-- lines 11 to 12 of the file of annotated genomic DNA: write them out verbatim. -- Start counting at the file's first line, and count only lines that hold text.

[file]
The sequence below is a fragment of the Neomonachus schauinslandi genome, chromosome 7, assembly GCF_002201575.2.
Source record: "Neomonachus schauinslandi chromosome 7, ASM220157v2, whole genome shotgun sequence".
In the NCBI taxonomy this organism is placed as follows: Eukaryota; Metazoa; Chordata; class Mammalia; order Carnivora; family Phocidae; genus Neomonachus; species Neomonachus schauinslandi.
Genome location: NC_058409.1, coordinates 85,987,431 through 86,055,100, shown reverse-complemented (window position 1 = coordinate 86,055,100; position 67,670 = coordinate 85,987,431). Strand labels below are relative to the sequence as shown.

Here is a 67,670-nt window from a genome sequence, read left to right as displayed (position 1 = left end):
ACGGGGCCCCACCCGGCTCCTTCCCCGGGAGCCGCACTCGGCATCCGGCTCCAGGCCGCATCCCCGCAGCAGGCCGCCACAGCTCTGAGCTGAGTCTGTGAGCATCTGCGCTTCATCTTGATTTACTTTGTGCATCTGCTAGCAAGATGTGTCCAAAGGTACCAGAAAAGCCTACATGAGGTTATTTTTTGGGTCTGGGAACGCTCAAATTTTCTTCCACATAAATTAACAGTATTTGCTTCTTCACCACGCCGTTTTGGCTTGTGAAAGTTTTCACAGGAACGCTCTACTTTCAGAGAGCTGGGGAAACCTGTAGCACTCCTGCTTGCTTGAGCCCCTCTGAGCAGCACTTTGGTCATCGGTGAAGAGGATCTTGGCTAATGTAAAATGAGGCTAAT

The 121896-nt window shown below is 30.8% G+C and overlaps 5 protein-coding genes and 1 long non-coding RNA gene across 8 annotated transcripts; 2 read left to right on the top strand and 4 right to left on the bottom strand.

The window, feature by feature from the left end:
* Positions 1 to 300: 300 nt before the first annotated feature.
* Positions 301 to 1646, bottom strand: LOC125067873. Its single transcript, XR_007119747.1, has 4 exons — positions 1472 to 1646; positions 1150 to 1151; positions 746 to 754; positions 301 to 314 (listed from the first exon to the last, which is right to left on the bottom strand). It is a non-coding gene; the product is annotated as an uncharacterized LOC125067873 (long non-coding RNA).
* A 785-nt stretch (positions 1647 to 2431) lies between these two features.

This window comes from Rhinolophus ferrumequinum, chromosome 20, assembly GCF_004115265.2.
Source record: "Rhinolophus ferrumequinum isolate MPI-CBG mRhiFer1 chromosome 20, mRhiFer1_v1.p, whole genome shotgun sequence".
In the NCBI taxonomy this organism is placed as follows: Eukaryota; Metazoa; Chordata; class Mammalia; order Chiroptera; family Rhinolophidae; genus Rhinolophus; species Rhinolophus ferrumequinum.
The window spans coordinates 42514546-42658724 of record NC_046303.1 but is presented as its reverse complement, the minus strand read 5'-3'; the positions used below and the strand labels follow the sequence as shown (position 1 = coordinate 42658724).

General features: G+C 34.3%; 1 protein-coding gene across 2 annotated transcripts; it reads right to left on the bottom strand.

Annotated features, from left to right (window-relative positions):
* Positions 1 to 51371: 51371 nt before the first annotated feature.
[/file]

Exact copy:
* A 785-nt stretch (positions 1647 to 2431) lies between these two features.

This window comes from Rhinolophus ferrumequinum, chromosome 20, assembly GCF_004115265.2.